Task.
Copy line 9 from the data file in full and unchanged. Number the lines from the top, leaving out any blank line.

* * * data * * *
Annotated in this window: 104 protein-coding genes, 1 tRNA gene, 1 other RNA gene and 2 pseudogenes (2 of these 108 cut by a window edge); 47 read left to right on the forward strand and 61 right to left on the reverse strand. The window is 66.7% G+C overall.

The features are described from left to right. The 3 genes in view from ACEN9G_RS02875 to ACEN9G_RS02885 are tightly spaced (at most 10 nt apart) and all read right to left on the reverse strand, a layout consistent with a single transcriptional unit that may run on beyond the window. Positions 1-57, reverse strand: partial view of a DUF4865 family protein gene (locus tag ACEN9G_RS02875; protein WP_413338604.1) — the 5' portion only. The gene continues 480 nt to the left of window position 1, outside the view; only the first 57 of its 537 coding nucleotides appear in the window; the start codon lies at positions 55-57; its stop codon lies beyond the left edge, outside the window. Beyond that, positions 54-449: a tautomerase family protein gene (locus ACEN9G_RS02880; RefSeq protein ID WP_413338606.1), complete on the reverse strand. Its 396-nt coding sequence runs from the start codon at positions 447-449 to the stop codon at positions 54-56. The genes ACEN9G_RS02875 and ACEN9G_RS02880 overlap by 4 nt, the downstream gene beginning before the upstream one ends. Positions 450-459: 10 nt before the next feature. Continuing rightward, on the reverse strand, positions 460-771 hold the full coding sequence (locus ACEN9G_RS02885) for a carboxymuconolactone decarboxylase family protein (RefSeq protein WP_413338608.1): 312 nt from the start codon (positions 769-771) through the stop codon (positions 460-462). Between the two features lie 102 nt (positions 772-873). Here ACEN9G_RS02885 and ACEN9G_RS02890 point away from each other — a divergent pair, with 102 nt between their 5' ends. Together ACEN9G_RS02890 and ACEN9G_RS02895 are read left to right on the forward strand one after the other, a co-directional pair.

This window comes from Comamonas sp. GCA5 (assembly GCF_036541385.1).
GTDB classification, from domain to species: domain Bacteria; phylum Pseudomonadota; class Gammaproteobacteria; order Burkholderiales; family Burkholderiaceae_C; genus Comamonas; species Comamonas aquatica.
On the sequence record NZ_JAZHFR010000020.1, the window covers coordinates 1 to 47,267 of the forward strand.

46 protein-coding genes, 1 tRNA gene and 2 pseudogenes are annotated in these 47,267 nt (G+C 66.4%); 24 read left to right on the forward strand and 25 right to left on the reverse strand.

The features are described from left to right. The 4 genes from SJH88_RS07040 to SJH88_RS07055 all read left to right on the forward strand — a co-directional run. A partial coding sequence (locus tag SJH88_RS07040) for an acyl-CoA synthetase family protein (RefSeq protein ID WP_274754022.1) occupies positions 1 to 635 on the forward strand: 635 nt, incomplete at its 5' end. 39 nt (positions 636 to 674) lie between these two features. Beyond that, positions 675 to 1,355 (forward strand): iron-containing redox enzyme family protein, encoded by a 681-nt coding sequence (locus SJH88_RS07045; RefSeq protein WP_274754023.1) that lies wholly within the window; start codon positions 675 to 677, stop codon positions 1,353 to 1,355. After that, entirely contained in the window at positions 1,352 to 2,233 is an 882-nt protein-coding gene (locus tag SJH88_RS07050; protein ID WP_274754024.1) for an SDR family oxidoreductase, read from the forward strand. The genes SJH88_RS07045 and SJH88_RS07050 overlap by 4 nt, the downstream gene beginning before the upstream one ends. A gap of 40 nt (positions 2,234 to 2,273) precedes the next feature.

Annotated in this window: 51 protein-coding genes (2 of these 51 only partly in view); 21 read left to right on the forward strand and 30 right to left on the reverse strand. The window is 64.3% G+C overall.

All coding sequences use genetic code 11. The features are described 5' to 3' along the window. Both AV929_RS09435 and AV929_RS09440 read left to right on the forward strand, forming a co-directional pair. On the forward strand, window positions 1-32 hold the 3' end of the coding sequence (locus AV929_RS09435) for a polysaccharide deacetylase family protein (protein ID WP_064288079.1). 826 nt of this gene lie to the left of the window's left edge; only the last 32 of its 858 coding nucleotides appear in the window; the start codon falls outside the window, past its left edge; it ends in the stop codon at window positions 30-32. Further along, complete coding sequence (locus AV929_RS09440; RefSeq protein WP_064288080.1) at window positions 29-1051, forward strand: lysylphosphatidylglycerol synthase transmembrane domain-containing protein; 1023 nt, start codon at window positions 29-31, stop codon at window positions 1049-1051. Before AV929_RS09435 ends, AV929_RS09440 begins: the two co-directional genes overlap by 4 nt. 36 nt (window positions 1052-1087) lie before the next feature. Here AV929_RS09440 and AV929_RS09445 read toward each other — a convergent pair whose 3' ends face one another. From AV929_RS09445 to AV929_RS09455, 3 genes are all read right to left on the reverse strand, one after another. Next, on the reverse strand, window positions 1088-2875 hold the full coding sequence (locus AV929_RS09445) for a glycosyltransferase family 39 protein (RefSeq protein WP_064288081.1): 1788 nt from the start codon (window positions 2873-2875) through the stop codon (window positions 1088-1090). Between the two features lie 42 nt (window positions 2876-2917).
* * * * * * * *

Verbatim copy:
All coding sequences use genetic code 11. The features are described 5' to 3' along the window. Both AV929_RS09435 and AV929_RS09440 read left to right on the forward strand, forming a co-directional pair. On the forward strand, window positions 1-32 hold the 3' end of the coding sequence (locus AV929_RS09435) for a polysaccharide deacetylase family protein (protein ID WP_064288079.1). 826 nt of this gene lie to the left of the window's left edge; only the last 32 of its 858 coding nucleotides appear in the window; the start codon falls outside the window, past its left edge; it ends in the stop codon at window positions 30-32. Further along, complete coding sequence (locus AV929_RS09440; RefSeq protein WP_064288080.1) at window positions 29-1051, forward strand: lysylphosphatidylglycerol synthase transmembrane domain-containing protein; 1023 nt, start codon at window positions 29-31, stop codon at window positions 1049-1051. Before AV929_RS09435 ends, AV929_RS09440 begins: the two co-directional genes overlap by 4 nt. 36 nt (window positions 1052-1087) lie before the next feature. Here AV929_RS09440 and AV929_RS09445 read toward each other — a convergent pair whose 3' ends face one another. From AV929_RS09445 to AV929_RS09455, 3 genes are all read right to left on the reverse strand, one after another. Next, on the reverse strand, window positions 1088-2875 hold the full coding sequence (locus AV929_RS09445) for a glycosyltransferase family 39 protein (RefSeq protein WP_064288081.1): 1788 nt from the start codon (window positions 2873-2875) through the stop codon (window positions 1088-1090). Between the two features lie 42 nt (window positions 2876-2917).